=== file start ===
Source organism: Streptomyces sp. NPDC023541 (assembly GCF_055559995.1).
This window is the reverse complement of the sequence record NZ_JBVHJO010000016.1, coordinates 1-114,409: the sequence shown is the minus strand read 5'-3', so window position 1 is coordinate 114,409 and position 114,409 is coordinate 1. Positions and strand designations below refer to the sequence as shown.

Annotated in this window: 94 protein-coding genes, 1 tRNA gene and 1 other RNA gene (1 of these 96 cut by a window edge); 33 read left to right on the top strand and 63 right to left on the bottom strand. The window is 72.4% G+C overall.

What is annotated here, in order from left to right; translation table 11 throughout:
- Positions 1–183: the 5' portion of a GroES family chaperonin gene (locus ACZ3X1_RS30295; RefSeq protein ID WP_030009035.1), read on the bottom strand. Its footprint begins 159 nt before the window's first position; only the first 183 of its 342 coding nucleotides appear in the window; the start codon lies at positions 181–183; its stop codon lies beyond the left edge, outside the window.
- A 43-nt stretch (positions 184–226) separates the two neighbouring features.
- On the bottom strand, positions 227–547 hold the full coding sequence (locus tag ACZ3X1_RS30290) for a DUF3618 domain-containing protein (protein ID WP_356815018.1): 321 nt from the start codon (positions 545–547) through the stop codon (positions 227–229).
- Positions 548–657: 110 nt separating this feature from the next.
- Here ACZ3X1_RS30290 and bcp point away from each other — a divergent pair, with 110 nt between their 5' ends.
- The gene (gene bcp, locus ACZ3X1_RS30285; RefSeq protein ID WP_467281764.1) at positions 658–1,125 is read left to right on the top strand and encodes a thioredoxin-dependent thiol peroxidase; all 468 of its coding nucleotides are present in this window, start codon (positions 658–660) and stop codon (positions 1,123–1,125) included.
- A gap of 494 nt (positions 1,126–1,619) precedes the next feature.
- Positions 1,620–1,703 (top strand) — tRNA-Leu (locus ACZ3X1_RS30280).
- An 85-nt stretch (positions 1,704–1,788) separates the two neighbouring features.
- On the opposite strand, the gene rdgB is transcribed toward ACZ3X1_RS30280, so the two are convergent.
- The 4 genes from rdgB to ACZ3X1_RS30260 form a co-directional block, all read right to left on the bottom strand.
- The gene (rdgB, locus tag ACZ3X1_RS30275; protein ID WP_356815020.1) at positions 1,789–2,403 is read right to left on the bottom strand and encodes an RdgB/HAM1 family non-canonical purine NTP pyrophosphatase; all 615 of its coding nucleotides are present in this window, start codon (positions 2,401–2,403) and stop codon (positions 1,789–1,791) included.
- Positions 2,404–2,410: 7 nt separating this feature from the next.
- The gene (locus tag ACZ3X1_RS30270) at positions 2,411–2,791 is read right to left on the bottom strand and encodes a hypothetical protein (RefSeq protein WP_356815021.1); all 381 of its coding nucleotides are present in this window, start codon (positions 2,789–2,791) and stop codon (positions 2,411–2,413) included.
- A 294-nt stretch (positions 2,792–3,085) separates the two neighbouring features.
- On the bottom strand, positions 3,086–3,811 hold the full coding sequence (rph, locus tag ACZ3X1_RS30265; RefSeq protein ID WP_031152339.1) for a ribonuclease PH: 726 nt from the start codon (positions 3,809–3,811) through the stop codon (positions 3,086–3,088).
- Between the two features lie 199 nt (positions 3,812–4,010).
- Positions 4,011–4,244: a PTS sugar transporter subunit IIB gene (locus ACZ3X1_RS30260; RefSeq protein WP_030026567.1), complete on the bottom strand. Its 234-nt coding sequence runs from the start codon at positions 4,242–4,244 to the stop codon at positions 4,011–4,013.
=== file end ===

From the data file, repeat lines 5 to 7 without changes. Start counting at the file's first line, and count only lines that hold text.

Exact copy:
- Positions 1–183: the 5' portion of a GroES family chaperonin gene (locus ACZ3X1_RS30295; RefSeq protein ID WP_030009035.1), read on the bottom strand. Its footprint begins 159 nt before the window's first position; only the first 183 of its 342 coding nucleotides appear in the window; the start codon lies at positions 181–183; its stop codon lies beyond the left edge, outside the window.
- A 43-nt stretch (positions 184–226) separates the two neighbouring features.
- On the bottom strand, positions 227–547 hold the full coding sequence (locus tag ACZ3X1_RS30290) for a DUF3618 domain-containing protein (protein ID WP_356815018.1): 321 nt from the start codon (positions 545–547) through the stop codon (positions 227–229).